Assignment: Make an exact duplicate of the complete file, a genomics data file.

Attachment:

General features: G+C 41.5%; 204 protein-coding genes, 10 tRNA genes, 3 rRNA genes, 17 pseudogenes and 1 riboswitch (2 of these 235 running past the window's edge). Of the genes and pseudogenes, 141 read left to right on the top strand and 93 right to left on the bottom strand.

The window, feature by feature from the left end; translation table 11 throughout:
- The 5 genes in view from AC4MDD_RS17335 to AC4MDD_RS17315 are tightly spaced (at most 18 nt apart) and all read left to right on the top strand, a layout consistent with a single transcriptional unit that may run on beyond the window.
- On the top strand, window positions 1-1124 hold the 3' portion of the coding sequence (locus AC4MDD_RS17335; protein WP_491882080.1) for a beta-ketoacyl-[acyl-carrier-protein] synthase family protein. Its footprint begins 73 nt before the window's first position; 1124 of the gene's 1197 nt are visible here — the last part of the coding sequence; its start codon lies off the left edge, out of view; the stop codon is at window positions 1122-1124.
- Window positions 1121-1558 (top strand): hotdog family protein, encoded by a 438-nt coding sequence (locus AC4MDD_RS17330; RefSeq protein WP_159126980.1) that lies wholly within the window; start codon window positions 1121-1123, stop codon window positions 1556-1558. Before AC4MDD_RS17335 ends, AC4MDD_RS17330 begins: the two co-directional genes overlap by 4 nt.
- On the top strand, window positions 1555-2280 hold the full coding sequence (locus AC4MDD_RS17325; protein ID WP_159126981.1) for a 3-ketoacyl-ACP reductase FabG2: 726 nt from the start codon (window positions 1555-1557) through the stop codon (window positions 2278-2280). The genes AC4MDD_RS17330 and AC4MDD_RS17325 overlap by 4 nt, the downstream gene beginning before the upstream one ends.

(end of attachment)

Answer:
General features: G+C 41.5%; 204 protein-coding genes, 10 tRNA genes, 3 rRNA genes, 17 pseudogenes and 1 riboswitch (2 of these 235 running past the window's edge). Of the genes and pseudogenes, 141 read left to right on the top strand and 93 right to left on the bottom strand.

The window, feature by feature from the left end; translation table 11 throughout:
- The 5 genes in view from AC4MDD_RS17335 to AC4MDD_RS17315 are tightly spaced (at most 18 nt apart) and all read left to right on the top strand, a layout consistent with a single transcriptional unit that may run on beyond the window.
- On the top strand, window positions 1-1124 hold the 3' portion of the coding sequence (locus AC4MDD_RS17335; protein WP_491882080.1) for a beta-ketoacyl-[acyl-carrier-protein] synthase family protein. Its footprint begins 73 nt before the window's first position; 1124 of the gene's 1197 nt are visible here — the last part of the coding sequence; its start codon lies off the left edge, out of view; the stop codon is at window positions 1122-1124.
- Window positions 1121-1558 (top strand): hotdog family protein, encoded by a 438-nt coding sequence (locus AC4MDD_RS17330; RefSeq protein WP_159126980.1) that lies wholly within the window; start codon window positions 1121-1123, stop codon window positions 1556-1558. Before AC4MDD_RS17335 ends, AC4MDD_RS17330 begins: the two co-directional genes overlap by 4 nt.
- On the top strand, window positions 1555-2280 hold the full coding sequence (locus AC4MDD_RS17325; protein ID WP_159126981.1) for a 3-ketoacyl-ACP reductase FabG2: 726 nt from the start codon (window positions 1555-1557) through the stop codon (window positions 2278-2280). The genes AC4MDD_RS17330 and AC4MDD_RS17325 overlap by 4 nt, the downstream gene beginning before the upstream one ends.